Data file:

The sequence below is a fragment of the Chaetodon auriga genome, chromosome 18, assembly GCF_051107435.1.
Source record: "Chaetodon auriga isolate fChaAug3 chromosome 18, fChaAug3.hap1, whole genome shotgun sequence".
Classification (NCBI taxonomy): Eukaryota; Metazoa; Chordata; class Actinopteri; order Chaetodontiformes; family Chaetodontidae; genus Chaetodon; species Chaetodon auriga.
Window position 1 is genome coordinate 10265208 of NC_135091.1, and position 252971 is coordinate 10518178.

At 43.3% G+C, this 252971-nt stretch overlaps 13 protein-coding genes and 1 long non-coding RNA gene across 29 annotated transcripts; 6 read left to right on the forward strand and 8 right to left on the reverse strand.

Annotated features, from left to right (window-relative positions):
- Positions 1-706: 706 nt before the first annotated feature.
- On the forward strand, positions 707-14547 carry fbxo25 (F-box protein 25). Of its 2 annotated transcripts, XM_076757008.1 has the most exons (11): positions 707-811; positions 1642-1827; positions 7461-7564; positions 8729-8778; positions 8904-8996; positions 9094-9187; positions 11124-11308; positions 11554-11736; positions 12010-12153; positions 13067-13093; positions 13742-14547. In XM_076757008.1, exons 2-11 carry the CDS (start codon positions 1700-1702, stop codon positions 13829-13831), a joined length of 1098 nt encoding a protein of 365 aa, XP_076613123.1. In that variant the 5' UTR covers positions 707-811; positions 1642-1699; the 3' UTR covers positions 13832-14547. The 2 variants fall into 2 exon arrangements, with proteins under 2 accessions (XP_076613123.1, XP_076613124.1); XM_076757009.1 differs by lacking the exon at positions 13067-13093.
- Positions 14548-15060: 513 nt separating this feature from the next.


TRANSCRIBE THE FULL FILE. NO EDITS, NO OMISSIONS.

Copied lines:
The sequence below is a fragment of the Chaetodon auriga genome, chromosome 18, assembly GCF_051107435.1.
Source record: "Chaetodon auriga isolate fChaAug3 chromosome 18, fChaAug3.hap1, whole genome shotgun sequence".
Classification (NCBI taxonomy): Eukaryota; Metazoa; Chordata; class Actinopteri; order Chaetodontiformes; family Chaetodontidae; genus Chaetodon; species Chaetodon auriga.
Window position 1 is genome coordinate 10265208 of NC_135091.1, and position 252971 is coordinate 10518178.

At 43.3% G+C, this 252971-nt stretch overlaps 13 protein-coding genes and 1 long non-coding RNA gene across 29 annotated transcripts; 6 read left to right on the forward strand and 8 right to left on the reverse strand.

Annotated features, from left to right (window-relative positions):
- Positions 1-706: 706 nt before the first annotated feature.
- On the forward strand, positions 707-14547 carry fbxo25 (F-box protein 25). Of its 2 annotated transcripts, XM_076757008.1 has the most exons (11): positions 707-811; positions 1642-1827; positions 7461-7564; positions 8729-8778; positions 8904-8996; positions 9094-9187; positions 11124-11308; positions 11554-11736; positions 12010-12153; positions 13067-13093; positions 13742-14547. In XM_076757008.1, exons 2-11 carry the CDS (start codon positions 1700-1702, stop codon positions 13829-13831), a joined length of 1098 nt encoding a protein of 365 aa, XP_076613123.1. In that variant the 5' UTR covers positions 707-811; positions 1642-1699; the 3' UTR covers positions 13832-14547. The 2 variants fall into 2 exon arrangements, with proteins under 2 accessions (XP_076613123.1, XP_076613124.1); XM_076757009.1 differs by lacking the exon at positions 13067-13093.
- Positions 14548-15060: 513 nt separating this feature from the next.